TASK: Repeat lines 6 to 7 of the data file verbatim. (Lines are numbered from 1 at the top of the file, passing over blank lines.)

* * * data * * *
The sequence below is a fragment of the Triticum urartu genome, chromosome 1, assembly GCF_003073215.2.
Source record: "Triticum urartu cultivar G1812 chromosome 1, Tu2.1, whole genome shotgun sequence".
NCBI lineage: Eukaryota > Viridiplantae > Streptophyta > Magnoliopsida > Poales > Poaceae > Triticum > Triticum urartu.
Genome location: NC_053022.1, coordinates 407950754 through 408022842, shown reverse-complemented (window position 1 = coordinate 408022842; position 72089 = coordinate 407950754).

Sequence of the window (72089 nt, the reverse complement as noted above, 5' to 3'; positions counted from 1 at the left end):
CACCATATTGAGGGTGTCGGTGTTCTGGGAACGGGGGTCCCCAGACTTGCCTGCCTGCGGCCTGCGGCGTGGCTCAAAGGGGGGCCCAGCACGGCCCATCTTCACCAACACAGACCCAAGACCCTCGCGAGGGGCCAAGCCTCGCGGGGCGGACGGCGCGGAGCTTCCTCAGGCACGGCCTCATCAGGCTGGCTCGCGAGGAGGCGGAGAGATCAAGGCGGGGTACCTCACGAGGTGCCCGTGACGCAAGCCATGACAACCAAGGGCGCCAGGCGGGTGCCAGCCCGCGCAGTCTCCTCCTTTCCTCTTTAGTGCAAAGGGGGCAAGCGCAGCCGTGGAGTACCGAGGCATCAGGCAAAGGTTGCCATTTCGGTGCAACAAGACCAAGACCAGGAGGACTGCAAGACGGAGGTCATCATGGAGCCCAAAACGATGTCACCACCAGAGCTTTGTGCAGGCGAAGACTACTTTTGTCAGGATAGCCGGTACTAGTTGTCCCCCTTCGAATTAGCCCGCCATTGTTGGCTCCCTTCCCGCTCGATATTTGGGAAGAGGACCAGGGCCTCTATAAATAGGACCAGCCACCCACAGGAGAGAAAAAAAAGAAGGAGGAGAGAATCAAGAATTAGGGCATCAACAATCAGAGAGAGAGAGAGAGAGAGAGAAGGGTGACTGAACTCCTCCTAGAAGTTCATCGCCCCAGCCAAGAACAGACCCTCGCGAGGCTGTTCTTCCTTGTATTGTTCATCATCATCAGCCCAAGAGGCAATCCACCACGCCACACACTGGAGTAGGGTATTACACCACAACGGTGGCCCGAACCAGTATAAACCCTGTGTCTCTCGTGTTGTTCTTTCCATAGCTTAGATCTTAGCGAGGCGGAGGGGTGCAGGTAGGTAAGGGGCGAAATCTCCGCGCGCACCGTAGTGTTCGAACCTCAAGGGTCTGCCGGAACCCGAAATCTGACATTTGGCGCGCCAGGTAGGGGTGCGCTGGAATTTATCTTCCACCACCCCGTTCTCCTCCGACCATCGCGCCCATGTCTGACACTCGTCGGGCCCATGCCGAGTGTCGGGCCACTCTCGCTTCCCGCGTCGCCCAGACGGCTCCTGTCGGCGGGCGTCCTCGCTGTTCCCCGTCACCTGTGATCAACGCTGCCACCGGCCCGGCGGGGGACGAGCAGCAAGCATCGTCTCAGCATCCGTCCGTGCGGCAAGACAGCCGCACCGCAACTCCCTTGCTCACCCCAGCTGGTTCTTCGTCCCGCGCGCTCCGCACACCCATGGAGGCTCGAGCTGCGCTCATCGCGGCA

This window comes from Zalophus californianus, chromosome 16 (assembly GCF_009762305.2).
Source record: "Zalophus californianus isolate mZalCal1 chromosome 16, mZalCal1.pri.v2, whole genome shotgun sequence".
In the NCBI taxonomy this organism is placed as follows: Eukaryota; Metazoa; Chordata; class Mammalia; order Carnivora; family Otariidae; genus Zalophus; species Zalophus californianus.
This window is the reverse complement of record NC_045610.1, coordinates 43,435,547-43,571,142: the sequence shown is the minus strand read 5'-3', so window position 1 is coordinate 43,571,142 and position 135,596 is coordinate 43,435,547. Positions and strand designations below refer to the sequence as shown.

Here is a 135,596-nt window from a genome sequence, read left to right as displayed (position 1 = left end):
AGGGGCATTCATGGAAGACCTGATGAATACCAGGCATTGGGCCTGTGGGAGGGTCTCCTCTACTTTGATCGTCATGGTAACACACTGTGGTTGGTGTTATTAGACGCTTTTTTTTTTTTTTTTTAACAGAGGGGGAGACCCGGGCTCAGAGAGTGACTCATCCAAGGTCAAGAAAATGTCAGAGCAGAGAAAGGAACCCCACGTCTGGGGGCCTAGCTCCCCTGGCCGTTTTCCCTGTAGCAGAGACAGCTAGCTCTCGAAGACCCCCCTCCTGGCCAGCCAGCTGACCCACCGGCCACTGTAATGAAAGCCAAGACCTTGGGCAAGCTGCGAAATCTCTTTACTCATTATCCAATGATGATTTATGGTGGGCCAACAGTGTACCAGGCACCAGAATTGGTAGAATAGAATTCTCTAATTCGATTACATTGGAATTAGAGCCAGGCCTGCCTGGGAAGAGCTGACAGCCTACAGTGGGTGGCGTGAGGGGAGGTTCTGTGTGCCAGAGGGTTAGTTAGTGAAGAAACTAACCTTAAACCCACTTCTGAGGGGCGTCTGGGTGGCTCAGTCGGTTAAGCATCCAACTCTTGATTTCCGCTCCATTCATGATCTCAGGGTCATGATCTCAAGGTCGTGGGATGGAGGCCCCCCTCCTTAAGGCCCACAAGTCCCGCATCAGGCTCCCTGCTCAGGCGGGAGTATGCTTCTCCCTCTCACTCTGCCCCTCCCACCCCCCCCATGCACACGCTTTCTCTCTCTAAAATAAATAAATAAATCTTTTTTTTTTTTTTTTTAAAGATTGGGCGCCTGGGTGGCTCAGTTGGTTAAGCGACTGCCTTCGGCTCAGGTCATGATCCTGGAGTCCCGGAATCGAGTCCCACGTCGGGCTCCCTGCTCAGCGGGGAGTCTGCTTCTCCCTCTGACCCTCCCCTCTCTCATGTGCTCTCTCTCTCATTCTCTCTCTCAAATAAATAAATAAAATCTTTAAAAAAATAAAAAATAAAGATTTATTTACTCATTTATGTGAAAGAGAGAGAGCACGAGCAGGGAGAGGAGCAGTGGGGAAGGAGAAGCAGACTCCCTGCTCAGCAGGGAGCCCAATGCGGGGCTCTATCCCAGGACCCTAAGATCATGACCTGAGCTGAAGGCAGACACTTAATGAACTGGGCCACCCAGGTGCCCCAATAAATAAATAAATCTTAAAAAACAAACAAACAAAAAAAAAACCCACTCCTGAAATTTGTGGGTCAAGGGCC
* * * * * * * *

CACCATATTGAGGGTGTCGGTGTTCTGGGAACGGGGGTCCCCAGACTTGCCTGCCTGCGGCCTGCGGCGTGGCTCAAAGGGGGGCCCAGCACGGCCCATCTTCACCAACACAGACCCAAGACCCTCGCGAGGGGCCAAGCCTCGCGGGGCGGACGGCGCGGAGCTTCCTCAGGCACGGCCTCATCAGGCTGGCTCGCGAGGAGGCGGAGAGATCAAGGCGGGGTACCTCACGAGGTGCCCGTGACGCAAGCCATGACAACCAAGGGCGCCAGGCGGGTGCCAGCCCGCGCAGTCTCCTCCTTTCCTCTTTAGTGCAAAGGGGGCAAGCGCAGCCGTGGAGTACCGAGGCATCAGGCAAAGGTTGCCATTTCGGTGCAACAAGACCAAGACCAGGAGGACTGCAAGACGGAGGTCATCATGGAGCCCAAAACGATGTCACCACCAGAGCTTTGTGCAGGCGAAGACTACTTTTGTCAGGATAGCCGGTACTAGTTGTCCCCCTTCGAATTAGCCCGCCATTGTTGGCTCCCTTCCCGCTCGATATTTGGGAAGAGGACCAGGGCCTCTATAAATAGGACCAGCCACCCACAGGAGAGAAAAAAAAGAAGGAGGAGAGAATCAAGAATTAGGGCATCAACAATCAGAGAGAGAGAGAGAGAGAGAGAAGGGTGACTGAACTCCTCCTAGAAGTTCATCGCCCCAGCCAAGAACAGACCCTCGCGAGGCTGTTCTTCCTTGTATTGTTCATCATCATCAGCCCAAGAGGCAATCCACCACGCCACACACTGGAGTAGGGTATTACACCACAACGGTGGCCCGAACCAGTATAAACCCTGTGTCTCTCGTGTTGTTCTTTCCATAGCTTAGATCTTAGCGAGGCGGAGGGGTGCAGGTAGGTAAGGGGCGAAATCTCCGCGCGCACCGTAGTGTTCGAACCTCAAGGGTCTGCCGGAACCCGAAATCTGACATTTGGCGCGCCAGGTAGGGGTGCGCTGGAATTTATCTTCCACCACCCCGTTCTCCTCCGACCATCGCGCCCATGTCTGACACTCGTCGGGCCCATGCCGAGTGTCGGGCCACTCTCGCTTCCCGCGTCGCCCAGACGGCTCCTGTCGGCGGGCGTCCTCGCTGTTCCCCGTCACCTGTGATCAACGCTGCCACCGGCCCGGCGGGGGACGAGCAGCAAGCATCGTCTCAGCATCCGTCCGTGCGGCAAGACAGCCGCACCGCAACTCCCTTGCTCACCCCAGCTGGTTCTTCGTCCCGCGCGCTCCGCACACCCATGGAGGCTCGAGCTGCGCTCATCGCGGCA

This window comes from Zalophus californianus, chromosome 16 (assembly GCF_009762305.2).